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Related to intention: intention tremor
with the best of intentions
Aiming for a good or positive outcome. Often said after something has gone wrong. Although I planned the family reunion with the best intentions, it turned into hours of fighting between relatives.
road to hell is paved with good intentions
Prov. People often mean well but do bad things. (Can be a strong rebuke, implying that the person you are addressing did something bad and his or her good intentions do not matter.) Jane: I'm sorry. I didn't mean to hurt your feelings; I only wanted to help you. Jane: Oh, yeah? The road to hell is paved with good intentions.
with a view to doing somethingand with an eye to doing something
with the intention of doing something. I came to this school with a view to getting a degree. The mayor took office with an eye to improving the town.
See also: view
road to hell is paved with good intentions, the
Well-intended acts can have disastrous results, as in She tried to help by defending Dad's position and they haven't spoken since-the road to hell is paved with good intentions . This proverbial idiom probably derives from a similar statement by St. Bernard of Clairvaux about 1150, L'enfer est plein de bonnes volontés ou désirs ("Hell is full of good intentions or wishes"), and has been repeated ever since. [Late 1500s]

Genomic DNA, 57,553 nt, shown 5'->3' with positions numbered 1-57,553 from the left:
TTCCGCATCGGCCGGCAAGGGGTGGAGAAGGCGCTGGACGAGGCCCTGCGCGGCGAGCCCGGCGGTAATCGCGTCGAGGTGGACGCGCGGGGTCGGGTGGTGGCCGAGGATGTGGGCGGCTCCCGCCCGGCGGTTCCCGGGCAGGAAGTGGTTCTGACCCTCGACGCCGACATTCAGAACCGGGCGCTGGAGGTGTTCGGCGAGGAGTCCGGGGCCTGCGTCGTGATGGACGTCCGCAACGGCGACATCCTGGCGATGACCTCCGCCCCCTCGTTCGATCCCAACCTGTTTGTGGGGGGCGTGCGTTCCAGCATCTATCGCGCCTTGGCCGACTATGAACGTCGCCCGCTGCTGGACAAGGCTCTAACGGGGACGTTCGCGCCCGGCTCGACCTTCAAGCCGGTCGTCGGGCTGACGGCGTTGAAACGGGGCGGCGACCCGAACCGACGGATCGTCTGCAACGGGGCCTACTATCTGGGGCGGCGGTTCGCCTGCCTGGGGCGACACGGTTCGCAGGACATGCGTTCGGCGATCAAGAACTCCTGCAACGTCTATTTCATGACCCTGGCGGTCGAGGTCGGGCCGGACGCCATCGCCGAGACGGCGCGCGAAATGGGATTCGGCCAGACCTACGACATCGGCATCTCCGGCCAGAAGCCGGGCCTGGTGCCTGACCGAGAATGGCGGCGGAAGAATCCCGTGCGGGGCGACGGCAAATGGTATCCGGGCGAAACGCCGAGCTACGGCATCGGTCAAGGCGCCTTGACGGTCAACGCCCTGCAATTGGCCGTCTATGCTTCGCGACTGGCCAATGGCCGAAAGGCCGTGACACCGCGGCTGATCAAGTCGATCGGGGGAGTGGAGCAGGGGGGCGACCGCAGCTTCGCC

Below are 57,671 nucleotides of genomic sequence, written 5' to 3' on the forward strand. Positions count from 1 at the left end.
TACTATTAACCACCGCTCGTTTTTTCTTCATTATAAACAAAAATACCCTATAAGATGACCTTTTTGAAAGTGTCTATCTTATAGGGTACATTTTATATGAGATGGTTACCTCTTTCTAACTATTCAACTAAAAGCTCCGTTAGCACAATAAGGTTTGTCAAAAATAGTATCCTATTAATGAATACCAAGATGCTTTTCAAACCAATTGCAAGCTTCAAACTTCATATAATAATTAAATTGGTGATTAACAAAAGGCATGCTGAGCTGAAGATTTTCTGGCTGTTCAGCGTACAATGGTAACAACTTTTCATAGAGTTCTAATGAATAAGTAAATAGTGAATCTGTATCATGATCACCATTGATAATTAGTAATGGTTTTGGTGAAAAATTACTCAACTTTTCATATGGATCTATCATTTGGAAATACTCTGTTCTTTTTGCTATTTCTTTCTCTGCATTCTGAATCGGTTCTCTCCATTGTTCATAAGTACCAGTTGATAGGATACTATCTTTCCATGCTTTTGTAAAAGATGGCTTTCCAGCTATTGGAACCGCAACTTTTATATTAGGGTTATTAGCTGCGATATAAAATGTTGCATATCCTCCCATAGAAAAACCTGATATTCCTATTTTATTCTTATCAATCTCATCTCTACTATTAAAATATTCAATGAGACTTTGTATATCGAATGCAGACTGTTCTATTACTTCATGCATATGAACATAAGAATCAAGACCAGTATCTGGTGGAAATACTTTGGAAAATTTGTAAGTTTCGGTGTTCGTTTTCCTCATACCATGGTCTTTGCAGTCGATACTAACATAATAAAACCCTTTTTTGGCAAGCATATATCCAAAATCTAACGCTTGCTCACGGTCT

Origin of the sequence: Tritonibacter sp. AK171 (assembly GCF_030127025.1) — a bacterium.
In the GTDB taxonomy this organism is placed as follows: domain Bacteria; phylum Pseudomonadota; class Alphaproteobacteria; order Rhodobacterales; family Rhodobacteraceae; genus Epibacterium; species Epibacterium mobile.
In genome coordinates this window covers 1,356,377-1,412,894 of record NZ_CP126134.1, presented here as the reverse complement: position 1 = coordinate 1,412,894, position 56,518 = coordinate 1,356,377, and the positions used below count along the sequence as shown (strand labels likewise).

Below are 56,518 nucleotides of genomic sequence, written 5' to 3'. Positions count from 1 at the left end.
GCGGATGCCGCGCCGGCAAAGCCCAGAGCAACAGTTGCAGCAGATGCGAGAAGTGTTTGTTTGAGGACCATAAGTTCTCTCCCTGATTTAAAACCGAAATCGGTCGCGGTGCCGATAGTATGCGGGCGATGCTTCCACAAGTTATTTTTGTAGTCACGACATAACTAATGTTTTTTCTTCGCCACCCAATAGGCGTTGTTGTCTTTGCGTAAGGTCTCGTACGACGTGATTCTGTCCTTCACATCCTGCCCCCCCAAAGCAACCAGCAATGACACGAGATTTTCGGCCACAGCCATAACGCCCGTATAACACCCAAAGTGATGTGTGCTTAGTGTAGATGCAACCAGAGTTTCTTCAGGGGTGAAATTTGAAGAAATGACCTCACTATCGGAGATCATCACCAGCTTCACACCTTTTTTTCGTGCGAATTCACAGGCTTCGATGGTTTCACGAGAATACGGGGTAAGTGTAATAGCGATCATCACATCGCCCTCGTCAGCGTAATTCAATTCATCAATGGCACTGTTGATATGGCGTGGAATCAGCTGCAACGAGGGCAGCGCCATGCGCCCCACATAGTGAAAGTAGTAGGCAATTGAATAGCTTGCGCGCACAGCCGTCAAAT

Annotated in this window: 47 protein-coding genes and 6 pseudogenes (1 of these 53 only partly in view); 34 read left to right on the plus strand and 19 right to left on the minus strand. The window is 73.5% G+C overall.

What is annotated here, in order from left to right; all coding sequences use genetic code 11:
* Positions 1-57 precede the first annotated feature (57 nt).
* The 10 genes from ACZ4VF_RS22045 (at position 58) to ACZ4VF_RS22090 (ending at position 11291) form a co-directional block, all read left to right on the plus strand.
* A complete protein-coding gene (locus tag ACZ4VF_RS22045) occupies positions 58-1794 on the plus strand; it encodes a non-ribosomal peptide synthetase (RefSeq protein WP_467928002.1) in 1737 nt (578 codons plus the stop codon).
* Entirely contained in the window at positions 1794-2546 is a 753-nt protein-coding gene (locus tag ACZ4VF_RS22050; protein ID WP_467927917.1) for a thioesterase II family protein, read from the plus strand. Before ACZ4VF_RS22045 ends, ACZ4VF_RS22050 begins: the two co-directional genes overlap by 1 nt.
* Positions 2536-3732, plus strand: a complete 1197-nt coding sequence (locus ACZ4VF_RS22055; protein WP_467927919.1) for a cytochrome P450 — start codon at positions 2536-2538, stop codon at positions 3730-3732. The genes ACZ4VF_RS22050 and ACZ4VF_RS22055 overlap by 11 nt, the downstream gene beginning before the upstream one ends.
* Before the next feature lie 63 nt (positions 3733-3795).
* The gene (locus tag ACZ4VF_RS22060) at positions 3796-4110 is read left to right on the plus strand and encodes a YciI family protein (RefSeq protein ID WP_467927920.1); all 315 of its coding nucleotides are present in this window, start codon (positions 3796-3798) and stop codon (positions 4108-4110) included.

the road to hell is paved with good intentions
People say the road to hell is paved with good intentions to mean that people often intend to do good things but in fact do not, often because they are lazy or weak. She said the road to hell was paved with good intentions, that she really had decided to hand write six dozen personal letters, but she just didn't have the time. Note: Path is sometimes used instead of road. The path to hell is paved with good intentions, and there are many, many pots of vitamin tablets which have been started but never finished. Note: To pave a path or road means to cover it using flat stones called paving stones. The word `pavement' is derived from this word. This expression was used by the writer Samuel Johnson and is mentioned in his biography in an entry dated 16 April 1775, in the form `hell is paved with good intentions'. The idea is that good intentions do not guarantee a good outcome.